*growth*. That is, if we start out with an initial bankroll \(B_0\), we seek to maximize \(\mathrm{E}[g(t)]\), where \(B_t = B_0\cdot e^{g(t)}\).

As a simple example, consider the following choice. We can have a sure $3000, or we can take the gamble of a \(\frac{4}{5}\) chance of $4000 and a \(\frac{1}{5}\) chance of $0. What does Kelly say?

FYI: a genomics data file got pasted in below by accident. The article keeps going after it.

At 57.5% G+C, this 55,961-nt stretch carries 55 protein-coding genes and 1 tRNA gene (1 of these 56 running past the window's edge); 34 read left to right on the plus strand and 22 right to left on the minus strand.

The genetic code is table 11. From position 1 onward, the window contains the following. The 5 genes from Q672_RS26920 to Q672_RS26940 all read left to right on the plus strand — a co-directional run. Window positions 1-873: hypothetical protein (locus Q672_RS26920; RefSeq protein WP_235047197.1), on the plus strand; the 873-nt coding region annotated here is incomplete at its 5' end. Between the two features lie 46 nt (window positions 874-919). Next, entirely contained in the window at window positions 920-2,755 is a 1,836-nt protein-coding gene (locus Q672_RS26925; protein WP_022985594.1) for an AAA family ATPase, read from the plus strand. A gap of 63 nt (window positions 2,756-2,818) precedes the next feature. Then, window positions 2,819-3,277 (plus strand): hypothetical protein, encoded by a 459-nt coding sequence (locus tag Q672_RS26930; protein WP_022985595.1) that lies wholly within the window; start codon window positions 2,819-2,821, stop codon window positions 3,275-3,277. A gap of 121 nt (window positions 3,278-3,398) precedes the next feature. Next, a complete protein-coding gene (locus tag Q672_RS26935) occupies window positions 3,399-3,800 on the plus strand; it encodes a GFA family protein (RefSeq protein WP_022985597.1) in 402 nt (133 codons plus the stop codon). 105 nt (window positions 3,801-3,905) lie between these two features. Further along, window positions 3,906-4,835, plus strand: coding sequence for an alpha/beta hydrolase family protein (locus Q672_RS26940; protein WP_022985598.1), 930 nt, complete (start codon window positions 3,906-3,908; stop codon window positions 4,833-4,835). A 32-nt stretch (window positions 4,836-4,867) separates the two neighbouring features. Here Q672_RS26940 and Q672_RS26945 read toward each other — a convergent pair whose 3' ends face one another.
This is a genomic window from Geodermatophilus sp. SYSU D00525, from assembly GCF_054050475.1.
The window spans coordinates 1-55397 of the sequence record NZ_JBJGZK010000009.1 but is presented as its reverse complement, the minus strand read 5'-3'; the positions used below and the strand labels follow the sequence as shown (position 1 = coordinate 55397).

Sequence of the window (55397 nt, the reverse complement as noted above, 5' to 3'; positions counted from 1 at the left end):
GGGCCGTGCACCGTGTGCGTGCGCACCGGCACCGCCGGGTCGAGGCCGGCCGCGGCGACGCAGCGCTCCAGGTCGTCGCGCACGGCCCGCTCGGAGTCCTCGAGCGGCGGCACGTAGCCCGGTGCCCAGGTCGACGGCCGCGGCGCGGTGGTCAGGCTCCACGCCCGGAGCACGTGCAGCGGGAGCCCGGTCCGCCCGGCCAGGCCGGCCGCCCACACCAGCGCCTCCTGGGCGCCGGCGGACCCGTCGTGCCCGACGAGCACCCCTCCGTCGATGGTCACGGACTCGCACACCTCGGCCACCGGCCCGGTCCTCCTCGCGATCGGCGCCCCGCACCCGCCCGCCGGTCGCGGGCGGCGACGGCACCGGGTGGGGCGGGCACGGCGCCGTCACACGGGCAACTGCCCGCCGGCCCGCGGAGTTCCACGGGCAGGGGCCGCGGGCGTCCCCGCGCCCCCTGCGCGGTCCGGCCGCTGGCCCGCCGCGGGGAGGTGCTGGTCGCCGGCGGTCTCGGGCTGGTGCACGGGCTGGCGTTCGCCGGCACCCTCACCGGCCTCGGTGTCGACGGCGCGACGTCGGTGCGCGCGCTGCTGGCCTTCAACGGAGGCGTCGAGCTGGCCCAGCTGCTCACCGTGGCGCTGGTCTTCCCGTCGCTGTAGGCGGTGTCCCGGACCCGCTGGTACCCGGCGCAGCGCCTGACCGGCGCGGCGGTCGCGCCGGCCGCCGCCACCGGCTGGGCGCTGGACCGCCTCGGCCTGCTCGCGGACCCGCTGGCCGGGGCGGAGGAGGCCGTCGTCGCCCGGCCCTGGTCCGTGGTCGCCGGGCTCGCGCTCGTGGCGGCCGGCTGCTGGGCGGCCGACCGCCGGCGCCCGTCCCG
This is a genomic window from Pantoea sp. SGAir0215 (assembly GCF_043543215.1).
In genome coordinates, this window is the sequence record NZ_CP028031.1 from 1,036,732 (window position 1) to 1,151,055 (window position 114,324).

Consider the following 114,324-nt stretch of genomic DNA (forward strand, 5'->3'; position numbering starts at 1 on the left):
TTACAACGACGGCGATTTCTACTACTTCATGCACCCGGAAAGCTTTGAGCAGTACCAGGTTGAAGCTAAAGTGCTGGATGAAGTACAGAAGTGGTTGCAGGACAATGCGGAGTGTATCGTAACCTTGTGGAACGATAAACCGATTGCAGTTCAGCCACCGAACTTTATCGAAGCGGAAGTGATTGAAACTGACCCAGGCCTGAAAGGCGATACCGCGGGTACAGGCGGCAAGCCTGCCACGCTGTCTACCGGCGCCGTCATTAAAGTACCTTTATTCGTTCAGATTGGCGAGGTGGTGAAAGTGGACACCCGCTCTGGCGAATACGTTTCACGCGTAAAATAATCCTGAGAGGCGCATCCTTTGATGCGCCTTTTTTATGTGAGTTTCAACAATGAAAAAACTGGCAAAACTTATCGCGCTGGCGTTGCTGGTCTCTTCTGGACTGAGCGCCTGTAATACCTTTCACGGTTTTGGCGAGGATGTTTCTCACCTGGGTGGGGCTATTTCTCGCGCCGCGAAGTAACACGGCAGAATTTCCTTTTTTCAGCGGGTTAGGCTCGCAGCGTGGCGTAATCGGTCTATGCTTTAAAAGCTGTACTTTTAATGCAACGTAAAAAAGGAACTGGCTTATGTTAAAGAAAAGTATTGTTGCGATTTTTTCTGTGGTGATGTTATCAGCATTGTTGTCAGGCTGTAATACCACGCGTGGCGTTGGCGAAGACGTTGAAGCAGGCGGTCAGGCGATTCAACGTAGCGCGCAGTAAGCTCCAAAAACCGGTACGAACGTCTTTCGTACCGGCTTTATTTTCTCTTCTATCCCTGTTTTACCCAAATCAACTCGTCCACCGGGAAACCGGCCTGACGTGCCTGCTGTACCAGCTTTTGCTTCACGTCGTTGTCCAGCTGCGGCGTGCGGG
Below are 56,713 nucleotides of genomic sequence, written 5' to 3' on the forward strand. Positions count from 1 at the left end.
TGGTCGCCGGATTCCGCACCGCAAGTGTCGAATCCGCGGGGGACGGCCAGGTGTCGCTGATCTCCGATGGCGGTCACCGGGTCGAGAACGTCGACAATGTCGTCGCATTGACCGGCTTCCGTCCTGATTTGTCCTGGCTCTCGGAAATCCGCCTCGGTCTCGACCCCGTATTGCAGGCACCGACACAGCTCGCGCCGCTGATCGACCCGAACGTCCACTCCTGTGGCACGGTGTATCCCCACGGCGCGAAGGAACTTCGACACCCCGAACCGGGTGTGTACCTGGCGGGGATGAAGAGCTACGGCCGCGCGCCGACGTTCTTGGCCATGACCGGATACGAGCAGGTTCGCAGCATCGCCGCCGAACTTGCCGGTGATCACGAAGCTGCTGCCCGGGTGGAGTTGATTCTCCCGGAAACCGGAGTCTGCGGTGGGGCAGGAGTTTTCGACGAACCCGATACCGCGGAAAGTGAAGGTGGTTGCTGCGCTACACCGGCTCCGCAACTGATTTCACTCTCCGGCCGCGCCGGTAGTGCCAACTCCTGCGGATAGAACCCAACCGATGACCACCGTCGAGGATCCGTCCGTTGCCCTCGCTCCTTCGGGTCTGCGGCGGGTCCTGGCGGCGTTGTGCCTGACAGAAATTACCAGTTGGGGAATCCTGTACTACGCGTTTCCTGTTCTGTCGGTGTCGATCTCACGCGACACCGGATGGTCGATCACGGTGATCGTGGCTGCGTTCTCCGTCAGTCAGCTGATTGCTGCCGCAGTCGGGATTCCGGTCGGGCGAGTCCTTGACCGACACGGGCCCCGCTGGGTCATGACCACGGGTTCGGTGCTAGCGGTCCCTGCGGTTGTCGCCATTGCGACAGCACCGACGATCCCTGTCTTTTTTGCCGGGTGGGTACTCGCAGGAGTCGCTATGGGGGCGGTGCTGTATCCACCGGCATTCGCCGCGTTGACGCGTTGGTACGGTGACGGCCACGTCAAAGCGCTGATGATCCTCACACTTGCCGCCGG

Assume we have a current bankroll of \(B_0\). After the first choice we have \(B_1 = B_0+3000\), which we can write as \[\mathrm{E}[g(1)] = \log\left(\frac{B_0+3000}{B_0}\right);\]for the second choice we have \[\mathrm{E}[g(1)] = \frac{4}{5} \log\left(\frac{B_0+4000}{B_0}\right).\]And so we want to compare \(\log\left(\frac{B_0+3000}{B_0}\right)\) and \(\frac{4}{5} \log\left(\frac{B_0+4000}{B_0}\right)\).

Exponentiating, we're looking for the positive root of \[{\left({B_0+3000}\righ…